This "Prawns N' Pesto" recipe contains three or four things that other "healthy eaters" may avoid, that being the infamous so-called "shrimp scavengers", gluten and grains in bread, and the cheese used to make the pesto. Not me though, I went for it……
That being said, let's put science aside and get to some healthy/delicious eatin'…………………
Prawns N' PestoFor the Shrimp……12-16 (large as you can find) raw shrimp, peeled, deveined and tails removed
Unrefined Coconut Oil (AVOID COOKING WITH CANOLA, WESSON, OR VEGETABLE OIL!!!!)
1 teaspoon Pink Himalayan Salt (AVOID COMMON TABLE SALT)
2-6 (depending on your taste) cloves organic garlic, minced
1/3 cup chopped organic parsley
3 teaspoons grated lemon zest from organic lemon
3 tablespoons lemon juice from organic lemon…these measurements are estimates, in that I don't measure anything when I cookDirectionsAdd a generous amount of coconut oil to a baking dish. Add the salt, garlic and half of the parsley. Arrange the shrimp in a single layer in a baking dish. Bake uncovered in a 400 degree oven for 5 minutes.Turn the shrimp and sprinkle with the lemon peel, lemon juice and remaining parsley. Bake 8-10 minutes more, or just until tender. Be careful, because shrimp can overcook and have a "rubbery" texturePerfect Pesto
Note: If you want to learn to master pesto, put away the food processor and chop all your ingredients by hand. When using the food processor, the pesto comes out more like a smooth paste, put when chopping by hand, you get that rugged true Italian vibe with your pesto
** 1 large bunch of organic basil, (home grown is best) leaves only, washed and dried
** 3 medium cloves organic garlic
** one small handful of organic raw pine nuts
** A few tablespoons of extra-virgin olive oil** roughly 3/4 cup Grass Fed Parmesan, loosely packed and FRESHLY GRATED (I AVOID COMMERCIAL CHEESE, If you can't find grass fed cheese, at least use USDA organic cheese) Directions for Pesto
The technique here is: chop a bit, add some ingredients, chop some more (instead of chopping everything all at once). It takes some time, but when you are into the art of cooking and food prep, you learn to be in the moment…Start chopping the garlic along with about 1/3 of the basil leaves (invest in a quality knife set).
Once this is loosely chopped add more basil, chop some more, add the rest of the basil, chop some more. Scrape and chop, gather and chop. At this point the basil and garlic should be a very fine mince. Add about half the pine nuts, chop. Add the rest of the pine nuts, chop.
Add half of the Parmesan, chop. Add the rest of the Parmesan, and chop. In the end you want a chop so fine that you can press all the ingredients into a basil "cake" Transfer the pesto "cake" to a small bowl (not much bigger than the cake). Cover with a bit of olive oil, it doesn't take much, just a few tablespoons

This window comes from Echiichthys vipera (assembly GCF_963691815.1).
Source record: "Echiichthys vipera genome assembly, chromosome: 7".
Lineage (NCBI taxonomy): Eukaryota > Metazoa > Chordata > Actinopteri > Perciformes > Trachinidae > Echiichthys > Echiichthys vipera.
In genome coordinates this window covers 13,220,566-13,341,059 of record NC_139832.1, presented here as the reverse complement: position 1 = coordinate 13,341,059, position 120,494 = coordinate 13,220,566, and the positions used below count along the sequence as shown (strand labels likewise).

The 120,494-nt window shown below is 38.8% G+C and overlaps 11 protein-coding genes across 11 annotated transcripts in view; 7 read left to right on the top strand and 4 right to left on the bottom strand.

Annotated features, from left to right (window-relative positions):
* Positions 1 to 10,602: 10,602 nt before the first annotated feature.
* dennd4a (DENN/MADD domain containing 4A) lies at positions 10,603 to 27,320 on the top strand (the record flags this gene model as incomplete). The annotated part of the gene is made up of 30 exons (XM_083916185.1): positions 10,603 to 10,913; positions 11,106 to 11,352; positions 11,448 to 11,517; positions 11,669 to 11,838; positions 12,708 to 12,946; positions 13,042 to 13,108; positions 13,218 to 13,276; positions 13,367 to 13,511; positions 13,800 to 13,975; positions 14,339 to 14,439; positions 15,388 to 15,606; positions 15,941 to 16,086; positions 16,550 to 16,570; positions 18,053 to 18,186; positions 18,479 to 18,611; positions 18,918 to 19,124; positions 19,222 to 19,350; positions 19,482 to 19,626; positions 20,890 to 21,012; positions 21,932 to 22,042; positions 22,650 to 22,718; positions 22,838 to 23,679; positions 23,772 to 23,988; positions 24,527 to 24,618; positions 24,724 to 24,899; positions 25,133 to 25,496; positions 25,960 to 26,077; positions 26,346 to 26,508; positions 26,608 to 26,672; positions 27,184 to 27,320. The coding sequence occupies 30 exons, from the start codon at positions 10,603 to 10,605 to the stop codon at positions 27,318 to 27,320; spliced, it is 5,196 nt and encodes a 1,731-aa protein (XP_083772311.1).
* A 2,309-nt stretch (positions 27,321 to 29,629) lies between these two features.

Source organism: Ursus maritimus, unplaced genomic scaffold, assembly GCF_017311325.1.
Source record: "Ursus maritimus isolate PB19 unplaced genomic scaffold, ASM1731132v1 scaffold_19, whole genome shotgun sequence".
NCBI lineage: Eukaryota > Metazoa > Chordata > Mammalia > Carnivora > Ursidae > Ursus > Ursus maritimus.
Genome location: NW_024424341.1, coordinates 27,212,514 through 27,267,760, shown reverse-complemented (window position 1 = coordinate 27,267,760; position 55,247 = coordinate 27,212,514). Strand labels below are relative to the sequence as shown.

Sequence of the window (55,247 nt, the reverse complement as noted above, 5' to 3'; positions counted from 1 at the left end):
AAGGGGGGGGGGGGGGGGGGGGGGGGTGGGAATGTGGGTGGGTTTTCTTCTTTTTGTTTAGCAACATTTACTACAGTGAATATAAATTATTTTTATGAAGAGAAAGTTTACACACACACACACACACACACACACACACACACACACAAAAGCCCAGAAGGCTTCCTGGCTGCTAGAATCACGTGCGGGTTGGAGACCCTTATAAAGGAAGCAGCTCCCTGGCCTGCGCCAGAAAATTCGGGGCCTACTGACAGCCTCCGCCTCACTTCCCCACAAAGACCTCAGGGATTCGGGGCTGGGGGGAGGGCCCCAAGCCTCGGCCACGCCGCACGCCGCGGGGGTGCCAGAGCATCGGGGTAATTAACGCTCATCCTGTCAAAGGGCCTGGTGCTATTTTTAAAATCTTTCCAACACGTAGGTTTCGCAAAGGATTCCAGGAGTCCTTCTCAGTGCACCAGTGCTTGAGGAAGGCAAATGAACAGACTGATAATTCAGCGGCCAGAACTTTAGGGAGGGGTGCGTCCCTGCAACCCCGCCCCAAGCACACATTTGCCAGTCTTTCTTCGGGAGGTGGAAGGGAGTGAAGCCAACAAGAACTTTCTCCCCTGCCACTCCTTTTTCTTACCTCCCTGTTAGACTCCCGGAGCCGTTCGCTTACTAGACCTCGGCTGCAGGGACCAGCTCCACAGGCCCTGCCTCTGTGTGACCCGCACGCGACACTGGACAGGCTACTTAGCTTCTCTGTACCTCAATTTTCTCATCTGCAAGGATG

Personally I think that quality bread has been getting a bad rap over the last decade or so. I try to think "outside the box" with health and wellness, and it seems to me that if bread were inherently bad then it would have been phased out of the human died thousands of years ago.
I think the real culprit behind a lot of the gluten and grain issues people that seemed to "pop up" in the last couple of decades is that the other nutrients needed to balance out grains and gluten have been removed from our diet.
In reality, I don't eat a heck of a lot of bread, and I don't have any gluten issues, so that's why I have no problems eating it occasionally, when the mood hits. The "Ultimate Bread" for me has yet to be found, to the point where I am preparing to start baking my own.
The Gluten Free breads are too hard and bland for me, and the commercial breads have unacceptable ingredients, and too much of a "generic" taste for me.
To a certain degree, I kinda "concede the point" and just grab the highest quality bread I can find, (mainly the ones without Canola and toxic oils), especially if the smell from a bakery draws me in, and as said above, I depend on my papaya enzymes after a meal to digest gluten
Anyhoo, the original recipe from whence I got these photos called for sprinkling pine nuts on the the creation, but I found it irritating that they kept rolling off. However, I did break with "pesto tradition" and add some crushed pistachios to the creation.
I'm a big fan of fresh baked bread out of the oven, so, until I get to that fresh baked homemade bread level, I toss my slices into the oven to heat them up. A little grass fed butter (never commercial butter or margarine, or these "whatever the hell they are spreads") melted on the bread by the oven heat makes it "crazy delicious".
If you hold back on Pink Himalayan Salt when cooking, a topping of Pink Himalayan Salt from a salt grinder, and the same with a coarse ground pepper grinder right before serving, sets this treat out, and gives your guests a salivating visual, and makes you look like you know what you are doing .